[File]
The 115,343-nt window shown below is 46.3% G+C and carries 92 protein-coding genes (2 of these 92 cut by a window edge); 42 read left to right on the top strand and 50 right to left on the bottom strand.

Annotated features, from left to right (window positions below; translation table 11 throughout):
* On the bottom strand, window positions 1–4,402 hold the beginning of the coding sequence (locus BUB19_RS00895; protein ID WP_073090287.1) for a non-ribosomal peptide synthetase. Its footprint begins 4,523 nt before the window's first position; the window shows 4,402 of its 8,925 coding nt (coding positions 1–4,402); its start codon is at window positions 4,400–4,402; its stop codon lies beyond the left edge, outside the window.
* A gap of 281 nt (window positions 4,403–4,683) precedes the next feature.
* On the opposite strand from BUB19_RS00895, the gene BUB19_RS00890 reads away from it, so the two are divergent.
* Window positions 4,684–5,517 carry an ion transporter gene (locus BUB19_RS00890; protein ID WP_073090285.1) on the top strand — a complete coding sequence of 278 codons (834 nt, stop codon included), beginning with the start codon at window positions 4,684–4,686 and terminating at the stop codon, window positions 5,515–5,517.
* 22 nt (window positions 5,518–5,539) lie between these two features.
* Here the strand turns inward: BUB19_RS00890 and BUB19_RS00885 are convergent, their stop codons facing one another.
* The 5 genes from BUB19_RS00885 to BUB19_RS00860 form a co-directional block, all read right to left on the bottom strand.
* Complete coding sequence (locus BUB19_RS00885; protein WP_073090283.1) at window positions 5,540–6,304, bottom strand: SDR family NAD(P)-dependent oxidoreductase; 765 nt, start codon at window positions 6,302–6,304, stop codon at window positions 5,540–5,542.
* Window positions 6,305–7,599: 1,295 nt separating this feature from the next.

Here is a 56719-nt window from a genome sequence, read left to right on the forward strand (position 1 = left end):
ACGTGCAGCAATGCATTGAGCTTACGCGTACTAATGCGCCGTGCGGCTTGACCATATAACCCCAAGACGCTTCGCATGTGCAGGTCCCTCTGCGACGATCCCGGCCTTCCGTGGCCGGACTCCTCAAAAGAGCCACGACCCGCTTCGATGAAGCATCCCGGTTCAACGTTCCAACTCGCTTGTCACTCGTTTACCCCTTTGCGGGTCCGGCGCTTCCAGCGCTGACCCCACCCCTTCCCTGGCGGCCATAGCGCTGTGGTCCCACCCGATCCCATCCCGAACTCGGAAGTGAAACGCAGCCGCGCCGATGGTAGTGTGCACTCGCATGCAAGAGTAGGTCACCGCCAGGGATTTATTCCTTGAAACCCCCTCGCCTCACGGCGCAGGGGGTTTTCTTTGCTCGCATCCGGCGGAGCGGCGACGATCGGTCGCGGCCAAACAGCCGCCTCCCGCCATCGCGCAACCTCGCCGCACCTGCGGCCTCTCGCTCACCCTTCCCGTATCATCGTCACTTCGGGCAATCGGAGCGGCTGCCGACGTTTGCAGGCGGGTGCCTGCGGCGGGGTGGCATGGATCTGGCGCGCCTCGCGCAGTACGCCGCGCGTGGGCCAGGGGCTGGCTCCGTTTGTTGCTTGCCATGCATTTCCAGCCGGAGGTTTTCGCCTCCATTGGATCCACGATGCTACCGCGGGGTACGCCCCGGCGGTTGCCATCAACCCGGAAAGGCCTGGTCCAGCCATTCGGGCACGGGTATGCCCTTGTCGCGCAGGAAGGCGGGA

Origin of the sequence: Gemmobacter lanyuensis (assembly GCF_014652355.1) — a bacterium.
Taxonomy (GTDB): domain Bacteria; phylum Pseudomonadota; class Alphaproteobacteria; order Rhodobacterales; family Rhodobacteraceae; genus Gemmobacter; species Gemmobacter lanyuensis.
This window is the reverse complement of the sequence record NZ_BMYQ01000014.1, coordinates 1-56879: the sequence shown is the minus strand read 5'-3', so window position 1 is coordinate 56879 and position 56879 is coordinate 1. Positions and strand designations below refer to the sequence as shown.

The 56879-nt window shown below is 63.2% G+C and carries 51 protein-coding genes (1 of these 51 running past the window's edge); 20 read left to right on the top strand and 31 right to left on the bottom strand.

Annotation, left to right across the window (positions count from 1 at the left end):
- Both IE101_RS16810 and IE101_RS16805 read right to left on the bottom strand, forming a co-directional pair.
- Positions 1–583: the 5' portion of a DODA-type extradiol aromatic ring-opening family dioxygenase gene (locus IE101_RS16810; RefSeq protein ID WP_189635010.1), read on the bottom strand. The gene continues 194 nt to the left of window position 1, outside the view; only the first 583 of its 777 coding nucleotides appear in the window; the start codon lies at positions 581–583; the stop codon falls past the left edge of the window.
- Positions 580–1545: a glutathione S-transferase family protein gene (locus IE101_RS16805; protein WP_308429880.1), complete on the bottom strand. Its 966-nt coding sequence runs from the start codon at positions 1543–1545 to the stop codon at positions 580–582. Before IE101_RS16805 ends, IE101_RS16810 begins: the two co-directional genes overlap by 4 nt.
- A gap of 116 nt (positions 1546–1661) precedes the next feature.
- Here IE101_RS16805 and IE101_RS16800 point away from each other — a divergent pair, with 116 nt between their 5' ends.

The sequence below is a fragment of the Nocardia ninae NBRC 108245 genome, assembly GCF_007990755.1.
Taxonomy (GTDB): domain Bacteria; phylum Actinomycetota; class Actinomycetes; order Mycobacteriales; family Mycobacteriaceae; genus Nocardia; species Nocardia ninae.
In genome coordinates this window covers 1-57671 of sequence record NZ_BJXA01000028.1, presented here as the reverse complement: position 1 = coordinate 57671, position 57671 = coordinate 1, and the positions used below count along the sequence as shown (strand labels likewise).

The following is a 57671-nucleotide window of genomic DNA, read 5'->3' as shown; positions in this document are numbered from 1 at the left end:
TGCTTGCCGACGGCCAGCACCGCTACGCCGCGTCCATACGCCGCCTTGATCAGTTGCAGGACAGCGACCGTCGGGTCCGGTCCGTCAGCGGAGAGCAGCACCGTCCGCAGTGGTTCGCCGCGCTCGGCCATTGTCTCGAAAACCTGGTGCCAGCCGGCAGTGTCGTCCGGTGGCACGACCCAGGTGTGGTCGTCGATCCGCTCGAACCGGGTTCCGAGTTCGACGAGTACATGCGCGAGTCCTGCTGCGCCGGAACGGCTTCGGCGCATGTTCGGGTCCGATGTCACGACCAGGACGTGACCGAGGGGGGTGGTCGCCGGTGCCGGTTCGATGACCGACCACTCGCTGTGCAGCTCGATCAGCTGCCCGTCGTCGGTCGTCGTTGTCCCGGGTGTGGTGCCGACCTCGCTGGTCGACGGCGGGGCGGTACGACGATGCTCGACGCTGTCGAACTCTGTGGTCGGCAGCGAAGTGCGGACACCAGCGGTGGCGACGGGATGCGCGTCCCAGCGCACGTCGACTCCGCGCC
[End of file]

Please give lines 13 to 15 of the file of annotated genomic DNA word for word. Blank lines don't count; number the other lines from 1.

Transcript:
ACGTGCAGCAATGCATTGAGCTTACGCGTACTAATGCGCCGTGCGGCTTGACCATATAACCCCAAGACGCTTCGCATGTGCAGGTCCCTCTGCGACGATCCCGGCCTTCCGTGGCCGGACTCCTCAAAAGAGCCACGACCCGCTTCGATGAAGCATCCCGGTTCAACGTTCCAACTCGCTTGTCACTCGTTTACCCCTTTGCGGGTCCGGCGCTTCCAGCGCTGACCCCACCCCTTCCCTGGCGGCCATAGCGCTGTGGTCCCACCCGATCCCATCCCGAACTCGGAAGTGAAACGCAGCCGCGCCGATGGTAGTGTGCACTCGCATGCAAGAGTAGGTCACCGCCAGGGATTTATTCCTTGAAACCCCCTCGCCTCACGGCGCAGGGGGTTTTCTTTGCTCGCATCCGGCGGAGCGGCGACGATCGGTCGCGGCCAAACAGCCGCCTCCCGCCATCGCGCAACCTCGCCGCACCTGCGGCCTCTCGCTCACCCTTCCCGTATCATCGTCACTTCGGGCAATCGGAGCGGCTGCCGACGTTTGCAGGCGGGTGCCTGCGGCGGGGTGGCATGGATCTGGCGCGCCTCGCGCAGTACGCCGCGCGTGGGCCAGGGGCTGGCTCCGTTTGTTGCTTGCCATGCATTTCCAGCCGGAGGTTTTCGCCTCCATTGGATCCACGATGCTACCGCGGGGTACGCCCCGGCGGTTGCCATCAACCCGGAAAGGCCTGGTCCAGCCATTCGGGCACGGGTATGCCCTTGTCGCGCAGGAAGGCGGGA

Origin of the sequence: Gemmobacter lanyuensis (assembly GCF_014652355.1) — a bacterium.
Taxonomy (GTDB): domain Bacteria; phylum Pseudomonadota; class Alphaproteobacteria; order Rhodobacterales; family Rhodobacteraceae; genus Gemmobacter; species Gemmobacter lanyuensis.